In this tutorial we add to our project the final elements and that always seems to be error handling. The script works but we know the user base will just find every conceivable way to break the program and we have to, rather than want to add error handling. In Python 3 we use TRY, EXCEPT and FINALLY, real English words that have meaning and that is what Python is all about.
Our project script allows users to specify an input file, chances are they will misspell the file or perhaps use a file they do not have rights to, as well as a myriad of other issues they will invent. So before we open the file we can use:
then in the try block we can put the open method:
This way we are handling error and we can catch errors with:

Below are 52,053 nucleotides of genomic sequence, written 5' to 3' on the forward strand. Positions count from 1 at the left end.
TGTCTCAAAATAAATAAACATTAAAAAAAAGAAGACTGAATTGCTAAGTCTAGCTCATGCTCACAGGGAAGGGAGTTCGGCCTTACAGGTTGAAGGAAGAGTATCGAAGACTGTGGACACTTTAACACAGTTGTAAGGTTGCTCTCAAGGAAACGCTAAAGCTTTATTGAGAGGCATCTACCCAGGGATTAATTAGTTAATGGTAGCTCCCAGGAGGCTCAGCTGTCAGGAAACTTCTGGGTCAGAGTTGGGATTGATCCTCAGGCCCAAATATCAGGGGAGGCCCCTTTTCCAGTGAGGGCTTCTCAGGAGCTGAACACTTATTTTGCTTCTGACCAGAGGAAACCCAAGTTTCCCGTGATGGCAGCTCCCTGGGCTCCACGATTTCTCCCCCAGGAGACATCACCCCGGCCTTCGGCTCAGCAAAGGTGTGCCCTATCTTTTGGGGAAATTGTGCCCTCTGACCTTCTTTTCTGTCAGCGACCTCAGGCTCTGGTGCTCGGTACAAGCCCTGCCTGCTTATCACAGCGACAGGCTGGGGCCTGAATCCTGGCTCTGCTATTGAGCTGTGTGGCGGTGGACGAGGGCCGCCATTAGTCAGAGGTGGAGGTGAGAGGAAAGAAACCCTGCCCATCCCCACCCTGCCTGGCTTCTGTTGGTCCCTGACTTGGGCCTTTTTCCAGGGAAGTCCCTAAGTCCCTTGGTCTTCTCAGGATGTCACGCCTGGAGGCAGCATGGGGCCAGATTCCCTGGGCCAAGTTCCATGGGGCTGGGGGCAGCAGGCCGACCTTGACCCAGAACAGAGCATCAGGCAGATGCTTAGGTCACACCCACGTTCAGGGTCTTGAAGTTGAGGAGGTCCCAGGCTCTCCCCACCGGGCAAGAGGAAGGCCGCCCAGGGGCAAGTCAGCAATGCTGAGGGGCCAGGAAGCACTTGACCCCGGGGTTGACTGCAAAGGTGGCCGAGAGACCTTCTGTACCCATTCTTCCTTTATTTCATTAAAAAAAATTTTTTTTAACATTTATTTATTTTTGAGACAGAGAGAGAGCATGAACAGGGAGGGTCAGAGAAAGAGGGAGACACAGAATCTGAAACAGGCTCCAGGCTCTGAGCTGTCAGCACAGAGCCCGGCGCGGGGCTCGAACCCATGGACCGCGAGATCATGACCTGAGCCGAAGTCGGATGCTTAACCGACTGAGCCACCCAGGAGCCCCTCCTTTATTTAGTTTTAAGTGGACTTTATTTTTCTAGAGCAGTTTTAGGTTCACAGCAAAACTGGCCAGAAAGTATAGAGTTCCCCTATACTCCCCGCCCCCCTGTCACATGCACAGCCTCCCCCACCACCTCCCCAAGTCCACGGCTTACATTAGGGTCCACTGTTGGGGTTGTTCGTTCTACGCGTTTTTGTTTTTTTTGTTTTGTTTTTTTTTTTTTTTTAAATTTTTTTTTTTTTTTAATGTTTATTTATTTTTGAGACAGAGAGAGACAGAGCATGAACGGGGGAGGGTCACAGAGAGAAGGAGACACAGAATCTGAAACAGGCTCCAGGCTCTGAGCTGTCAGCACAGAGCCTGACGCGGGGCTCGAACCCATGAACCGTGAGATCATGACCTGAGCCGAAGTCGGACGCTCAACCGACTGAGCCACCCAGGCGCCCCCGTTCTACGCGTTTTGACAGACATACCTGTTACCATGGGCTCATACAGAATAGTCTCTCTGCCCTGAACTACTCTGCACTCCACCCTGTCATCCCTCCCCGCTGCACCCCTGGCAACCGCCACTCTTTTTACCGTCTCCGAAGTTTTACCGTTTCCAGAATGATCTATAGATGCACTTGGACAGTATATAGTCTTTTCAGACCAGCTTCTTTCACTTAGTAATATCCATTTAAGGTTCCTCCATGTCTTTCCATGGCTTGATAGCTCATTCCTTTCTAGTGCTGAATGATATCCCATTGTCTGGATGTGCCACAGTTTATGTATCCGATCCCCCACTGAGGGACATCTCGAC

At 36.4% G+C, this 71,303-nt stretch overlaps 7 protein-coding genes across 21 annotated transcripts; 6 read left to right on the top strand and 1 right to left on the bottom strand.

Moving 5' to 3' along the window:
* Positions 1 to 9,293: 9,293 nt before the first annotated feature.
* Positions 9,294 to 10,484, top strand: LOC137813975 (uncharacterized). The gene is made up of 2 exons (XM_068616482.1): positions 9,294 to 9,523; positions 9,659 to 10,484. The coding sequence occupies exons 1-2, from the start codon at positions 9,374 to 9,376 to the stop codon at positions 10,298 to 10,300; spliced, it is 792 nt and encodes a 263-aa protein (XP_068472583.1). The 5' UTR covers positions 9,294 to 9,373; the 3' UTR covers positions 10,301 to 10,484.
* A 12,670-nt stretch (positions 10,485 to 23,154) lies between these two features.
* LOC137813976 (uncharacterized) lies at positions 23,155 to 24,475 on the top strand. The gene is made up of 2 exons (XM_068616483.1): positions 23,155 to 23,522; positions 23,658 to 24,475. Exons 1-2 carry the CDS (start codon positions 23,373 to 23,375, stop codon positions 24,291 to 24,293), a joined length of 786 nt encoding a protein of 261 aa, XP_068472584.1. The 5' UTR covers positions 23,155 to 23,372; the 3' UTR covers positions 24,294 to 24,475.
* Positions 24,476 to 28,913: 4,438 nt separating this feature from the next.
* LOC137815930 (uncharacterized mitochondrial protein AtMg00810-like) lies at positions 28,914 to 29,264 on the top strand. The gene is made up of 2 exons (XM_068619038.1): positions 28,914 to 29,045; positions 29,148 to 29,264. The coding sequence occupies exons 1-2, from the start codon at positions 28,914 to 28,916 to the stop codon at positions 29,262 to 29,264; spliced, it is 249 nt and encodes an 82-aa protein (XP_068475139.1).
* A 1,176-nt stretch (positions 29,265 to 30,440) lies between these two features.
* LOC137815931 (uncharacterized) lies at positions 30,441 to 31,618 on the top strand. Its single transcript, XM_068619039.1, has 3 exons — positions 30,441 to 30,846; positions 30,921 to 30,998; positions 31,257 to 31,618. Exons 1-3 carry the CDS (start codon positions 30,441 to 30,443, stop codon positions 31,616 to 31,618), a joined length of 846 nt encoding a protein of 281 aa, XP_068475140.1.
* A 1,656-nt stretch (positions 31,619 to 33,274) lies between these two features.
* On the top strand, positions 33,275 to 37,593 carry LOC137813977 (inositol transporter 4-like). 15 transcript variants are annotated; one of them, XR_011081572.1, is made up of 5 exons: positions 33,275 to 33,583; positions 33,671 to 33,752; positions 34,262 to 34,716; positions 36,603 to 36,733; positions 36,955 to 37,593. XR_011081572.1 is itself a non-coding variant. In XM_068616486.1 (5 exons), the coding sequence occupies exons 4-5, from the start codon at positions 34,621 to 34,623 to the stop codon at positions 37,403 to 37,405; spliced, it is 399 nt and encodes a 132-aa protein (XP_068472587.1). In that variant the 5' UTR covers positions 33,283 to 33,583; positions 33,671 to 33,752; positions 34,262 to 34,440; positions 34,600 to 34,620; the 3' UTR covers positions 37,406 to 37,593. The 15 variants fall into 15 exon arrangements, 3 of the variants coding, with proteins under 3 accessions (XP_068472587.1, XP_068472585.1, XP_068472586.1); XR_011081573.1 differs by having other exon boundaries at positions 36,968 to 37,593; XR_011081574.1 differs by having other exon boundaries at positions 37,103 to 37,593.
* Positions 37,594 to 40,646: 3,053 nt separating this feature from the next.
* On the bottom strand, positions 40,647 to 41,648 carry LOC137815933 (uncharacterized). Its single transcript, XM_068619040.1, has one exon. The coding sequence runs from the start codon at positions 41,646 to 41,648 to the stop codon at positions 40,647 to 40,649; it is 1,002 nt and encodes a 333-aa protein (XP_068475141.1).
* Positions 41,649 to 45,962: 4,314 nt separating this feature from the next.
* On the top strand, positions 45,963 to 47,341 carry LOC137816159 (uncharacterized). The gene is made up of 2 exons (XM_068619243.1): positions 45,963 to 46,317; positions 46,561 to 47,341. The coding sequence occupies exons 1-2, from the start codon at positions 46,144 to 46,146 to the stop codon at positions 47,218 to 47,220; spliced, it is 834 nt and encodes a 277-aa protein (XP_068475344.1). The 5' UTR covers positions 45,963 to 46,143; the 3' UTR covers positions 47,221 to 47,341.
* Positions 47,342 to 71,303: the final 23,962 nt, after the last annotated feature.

Globally errors with the open method will be IOERRORs.
So we could use:
try: open("/home/andrew/file1") except IOERROR: print("Something went wrong")
This certainly is more tidy than leaving the error un-handled but we haven’t specified the error. Using the sys module we can examine the error and print the error text:
This way we can then handle errors more specifically, catch the permission errors and the file not found errors:
#!/usr/bin/python3 import sys try: f = open('/home/andrew/file1') except FileNotFoundError: #print(sys.exc_info() ) print("We could not find the file") except PermissionError: print("You don't seem to have the rights to do that") except: print("An error undefined has occurred") finally: print("Done error checking")
Anyway a little food for thought in your scripts, watch the video and see how you go….